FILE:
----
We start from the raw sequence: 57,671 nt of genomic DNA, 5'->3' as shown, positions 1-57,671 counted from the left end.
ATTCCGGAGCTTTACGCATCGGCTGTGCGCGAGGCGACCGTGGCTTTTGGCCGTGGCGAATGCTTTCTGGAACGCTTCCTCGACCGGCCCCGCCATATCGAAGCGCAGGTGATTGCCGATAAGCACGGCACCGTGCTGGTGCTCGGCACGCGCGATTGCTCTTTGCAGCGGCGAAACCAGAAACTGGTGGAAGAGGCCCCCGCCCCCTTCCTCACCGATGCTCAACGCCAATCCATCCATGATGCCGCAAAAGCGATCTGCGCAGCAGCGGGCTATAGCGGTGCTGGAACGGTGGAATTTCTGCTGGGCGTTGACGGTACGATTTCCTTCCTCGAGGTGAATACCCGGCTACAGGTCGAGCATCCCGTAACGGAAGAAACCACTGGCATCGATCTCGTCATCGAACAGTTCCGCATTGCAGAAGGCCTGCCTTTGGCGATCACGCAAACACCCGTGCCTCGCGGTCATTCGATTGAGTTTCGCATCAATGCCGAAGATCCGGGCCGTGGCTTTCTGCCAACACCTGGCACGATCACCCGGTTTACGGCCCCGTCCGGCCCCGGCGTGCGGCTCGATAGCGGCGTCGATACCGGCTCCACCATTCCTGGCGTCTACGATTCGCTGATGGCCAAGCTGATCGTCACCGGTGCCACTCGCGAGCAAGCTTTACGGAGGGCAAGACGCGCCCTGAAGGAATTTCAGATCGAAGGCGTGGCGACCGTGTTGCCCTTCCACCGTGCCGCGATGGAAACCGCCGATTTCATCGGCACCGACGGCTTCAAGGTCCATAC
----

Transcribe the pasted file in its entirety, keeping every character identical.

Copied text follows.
We start from the raw sequence: 57,671 nt of genomic DNA, 5'->3' as shown, positions 1-57,671 counted from the left end.
ATTCCGGAGCTTTACGCATCGGCTGTGCGCGAGGCGACCGTGGCTTTTGGCCGTGGCGAATGCTTTCTGGAACGCTTCCTCGACCGGCCCCGCCATATCGAAGCGCAGGTGATTGCCGATAAGCACGGCACCGTGCTGGTGCTCGGCACGCGCGATTGCTCTTTGCAGCGGCGAAACCAGAAACTGGTGGAAGAGGCCCCCGCCCCCTTCCTCACCGATGCTCAACGCCAATCCATCCATGATGCCGCAAAAGCGATCTGCGCAGCAGCGGGCTATAGCGGTGCTGGAACGGTGGAATTTCTGCTGGGCGTTGACGGTACGATTTCCTTCCTCGAGGTGAATACCCGGCTACAGGTCGAGCATCCCGTAACGGAAGAAACCACTGGCATCGATCTCGTCATCGAACAGTTCCGCATTGCAGAAGGCCTGCCTTTGGCGATCACGCAAACACCCGTGCCTCGCGGTCATTCGATTGAGTTTCGCATCAATGCCGAAGATCCGGGCCGTGGCTTTCTGCCAACACCTGGCACGATCACCCGGTTTACGGCCCCGTCCGGCCCCGGCGTGCGGCTCGATAGCGGCGTCGATACCGGCTCCACCATTCCTGGCGTCTACGATTCGCTGATGGCCAAGCTGATCGTCACCGGTGCCACTCGCGAGCAAGCTTTACGGAGGGCAAGACGCGCCCTGAAGGAATTTCAGATCGAAGGCGTGGCGACCGTGTTGCCCTTCCACCGTGCCGCGATGGAAACCGCCGATTTCATCGGCACCGACGGCTTCAAGGTCCATAC